The use of the traditional annual fiscal cycle to determine resource allocation encourages a culture that thwarts our ability to experiment and innovate. It perpetuates spending on wasteful activities and ideas that are unlikely to deliver value. How can we get out of the rut that is the annual budget process and encourage experimentation and innovation within our organization?
When it comes to budgets, It is hard to let go of the long-held belief that strong, centralized control provides valuable efficiencies. However well it may have served us in an era of lower complexity and slower technical advances, it now creates barriers that prevent us from adapting quickly to emerging opportunities. In this context, the resources and efforts required to gather information, communicate, and monitor rigid centralized processes outweigh any efficiencies gained. As well, a strongly controlled centralized budget process encourages competitive, rather than collaborative, internal behavior. This is counter-productive to innovation, which requires teamwork and collaboration across the organization.
There are three common mistakes that retard experimentation and innovation in the use of technology in the traditional centralized annual budget processes..
Don’t get me wrong, having a budget is a good thing, especially when we set some stretch financial targets for ourselves. Financial constraints can be a strong catalyst for creativity, collaboration, and innovation. Particularly in the explore domain of product development as described in Lean Enterprise, we can spur innovation if we purposefully reduce funding to localized areas or products and allow teams to decide how they can best utilize available funds, However, this approach will not work if we simply reduce funding and tell teams what their targets are and how to achieve them.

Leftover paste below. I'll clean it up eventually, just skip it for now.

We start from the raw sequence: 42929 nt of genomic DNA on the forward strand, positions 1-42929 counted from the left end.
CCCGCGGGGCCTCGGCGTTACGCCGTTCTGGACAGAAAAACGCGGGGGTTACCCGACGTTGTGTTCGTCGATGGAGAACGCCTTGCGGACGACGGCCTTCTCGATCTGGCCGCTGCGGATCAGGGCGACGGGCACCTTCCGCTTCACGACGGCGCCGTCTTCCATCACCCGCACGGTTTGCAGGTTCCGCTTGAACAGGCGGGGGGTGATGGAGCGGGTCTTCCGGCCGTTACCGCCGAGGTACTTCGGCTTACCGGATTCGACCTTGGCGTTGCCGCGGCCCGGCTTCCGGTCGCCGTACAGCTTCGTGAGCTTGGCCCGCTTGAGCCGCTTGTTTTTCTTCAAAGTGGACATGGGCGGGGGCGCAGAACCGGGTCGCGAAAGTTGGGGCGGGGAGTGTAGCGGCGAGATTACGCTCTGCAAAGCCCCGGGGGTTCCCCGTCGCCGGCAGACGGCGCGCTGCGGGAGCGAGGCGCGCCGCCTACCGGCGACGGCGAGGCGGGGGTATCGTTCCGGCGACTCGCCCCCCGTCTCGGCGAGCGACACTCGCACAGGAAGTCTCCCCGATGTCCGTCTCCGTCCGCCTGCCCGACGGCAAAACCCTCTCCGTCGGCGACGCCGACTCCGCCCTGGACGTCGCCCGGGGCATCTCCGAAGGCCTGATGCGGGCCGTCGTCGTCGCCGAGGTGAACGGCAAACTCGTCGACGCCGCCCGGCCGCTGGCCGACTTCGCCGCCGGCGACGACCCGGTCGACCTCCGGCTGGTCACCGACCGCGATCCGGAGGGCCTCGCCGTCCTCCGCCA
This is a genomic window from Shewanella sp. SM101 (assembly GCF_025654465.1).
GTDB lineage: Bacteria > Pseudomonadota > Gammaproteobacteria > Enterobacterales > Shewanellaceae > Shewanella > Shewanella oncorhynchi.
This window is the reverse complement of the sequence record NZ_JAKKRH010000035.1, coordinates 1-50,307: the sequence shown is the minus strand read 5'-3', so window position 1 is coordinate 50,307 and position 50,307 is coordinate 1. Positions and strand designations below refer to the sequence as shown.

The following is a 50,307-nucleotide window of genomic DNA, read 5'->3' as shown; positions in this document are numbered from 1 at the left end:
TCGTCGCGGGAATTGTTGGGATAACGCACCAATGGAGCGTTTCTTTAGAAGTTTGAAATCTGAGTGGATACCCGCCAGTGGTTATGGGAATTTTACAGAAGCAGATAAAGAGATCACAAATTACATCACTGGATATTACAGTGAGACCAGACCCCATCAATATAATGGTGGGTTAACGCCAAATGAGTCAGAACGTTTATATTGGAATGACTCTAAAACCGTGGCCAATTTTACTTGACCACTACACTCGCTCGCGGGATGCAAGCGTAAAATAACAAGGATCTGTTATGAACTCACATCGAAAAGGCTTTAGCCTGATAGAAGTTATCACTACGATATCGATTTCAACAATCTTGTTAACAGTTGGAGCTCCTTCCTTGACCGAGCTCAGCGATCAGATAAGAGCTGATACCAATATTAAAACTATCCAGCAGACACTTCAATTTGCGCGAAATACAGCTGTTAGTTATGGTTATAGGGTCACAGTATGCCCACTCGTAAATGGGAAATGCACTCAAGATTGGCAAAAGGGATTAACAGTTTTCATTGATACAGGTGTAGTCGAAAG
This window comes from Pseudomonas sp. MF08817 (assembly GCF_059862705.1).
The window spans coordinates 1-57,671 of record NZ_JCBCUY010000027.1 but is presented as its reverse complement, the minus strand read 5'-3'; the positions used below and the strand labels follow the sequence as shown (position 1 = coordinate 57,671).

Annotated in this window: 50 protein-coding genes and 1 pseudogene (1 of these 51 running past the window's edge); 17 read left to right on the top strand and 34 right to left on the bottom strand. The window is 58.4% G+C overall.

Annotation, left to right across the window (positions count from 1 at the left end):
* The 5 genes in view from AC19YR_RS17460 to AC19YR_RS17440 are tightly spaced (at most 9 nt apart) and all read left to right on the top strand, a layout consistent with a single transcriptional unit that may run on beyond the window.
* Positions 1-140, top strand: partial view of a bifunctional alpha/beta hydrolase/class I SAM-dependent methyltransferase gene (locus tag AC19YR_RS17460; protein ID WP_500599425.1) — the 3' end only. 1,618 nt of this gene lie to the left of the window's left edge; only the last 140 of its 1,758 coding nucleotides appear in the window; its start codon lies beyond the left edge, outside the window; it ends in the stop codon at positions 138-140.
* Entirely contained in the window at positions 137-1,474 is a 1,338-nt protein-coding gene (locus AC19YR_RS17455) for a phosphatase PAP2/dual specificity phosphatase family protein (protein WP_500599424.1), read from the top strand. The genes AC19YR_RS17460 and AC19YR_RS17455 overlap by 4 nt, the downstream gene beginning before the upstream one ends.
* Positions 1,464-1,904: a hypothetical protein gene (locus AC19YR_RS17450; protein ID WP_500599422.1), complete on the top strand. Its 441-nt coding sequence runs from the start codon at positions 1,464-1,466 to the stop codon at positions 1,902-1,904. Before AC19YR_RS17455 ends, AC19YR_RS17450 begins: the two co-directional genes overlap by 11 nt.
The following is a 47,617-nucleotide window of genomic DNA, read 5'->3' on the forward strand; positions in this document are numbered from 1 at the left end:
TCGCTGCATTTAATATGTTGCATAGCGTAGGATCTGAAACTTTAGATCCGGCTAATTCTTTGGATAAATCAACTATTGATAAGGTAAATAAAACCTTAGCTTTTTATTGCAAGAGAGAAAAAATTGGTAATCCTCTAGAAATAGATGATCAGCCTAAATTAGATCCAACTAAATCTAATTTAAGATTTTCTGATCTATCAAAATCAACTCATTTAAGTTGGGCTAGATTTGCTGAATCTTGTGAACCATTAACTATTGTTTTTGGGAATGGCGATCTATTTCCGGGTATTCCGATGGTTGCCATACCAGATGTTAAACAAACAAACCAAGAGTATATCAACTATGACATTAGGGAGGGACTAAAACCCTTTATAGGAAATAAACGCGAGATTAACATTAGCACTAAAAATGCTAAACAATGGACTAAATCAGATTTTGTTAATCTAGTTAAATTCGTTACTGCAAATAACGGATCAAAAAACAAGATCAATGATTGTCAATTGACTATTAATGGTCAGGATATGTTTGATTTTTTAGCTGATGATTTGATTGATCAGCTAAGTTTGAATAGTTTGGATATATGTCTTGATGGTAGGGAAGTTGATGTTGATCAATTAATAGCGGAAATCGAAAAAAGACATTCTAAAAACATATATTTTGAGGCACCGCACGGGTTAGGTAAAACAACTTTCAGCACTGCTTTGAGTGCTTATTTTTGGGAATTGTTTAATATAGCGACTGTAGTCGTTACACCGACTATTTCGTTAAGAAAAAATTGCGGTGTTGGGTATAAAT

Rolling forecasts is one tool that can be useful to help improve financial planning and decrease dependency on the budget. As every period is completed, another is appended to the far end of the forecast so that it always covers the same length of time into the future. The far end doesn’t provide great detail, but does include known cost line items with estimates on what they will be for the period in question. In rolling forecasts, attention is focused on the near future, based on current and accurate information. We don’t spend as much time chasing details further out into the future that are likely to change in an unknown way.
In adopting this approach, remember that the forecasts are not meant to define targets or manage resources. Unless you use an approach such as strategy deployment or Ambition to Action to set targets and manage resources and performance, as described by Bjarte Bogsnes, you will end up with a rolling budget instead of rolling forecasts, which Bogsnes describes as “a bit more dynamic but also four times more work.”1
As we separate activities required to perform good financial management from the annual budget process, we improve our ability to understand our current condition. We focus on developing flow in decisions and adjustments required to meet the targets we have set for ourselves. The shift is from “Do I have the funding to do what I am told to do?” to “Is this really necessary?”
Some companies are taking an approach known as dynamic resource allocation to control costs and aid funding decision making for technology innovation. It creates more frequent checkpoints for funding decisions, and each decision has less risk associated with it because the amount in the funding blocks is much smaller. All decisions are based on the empirical evidence demonstrated through working software, so they become easier to make. When done correctly, access to funding expands to more teams, is more frequent, has less associated risks, and brings better results. We thus encourage more innovation and reduce financial risks associated with large initiatives.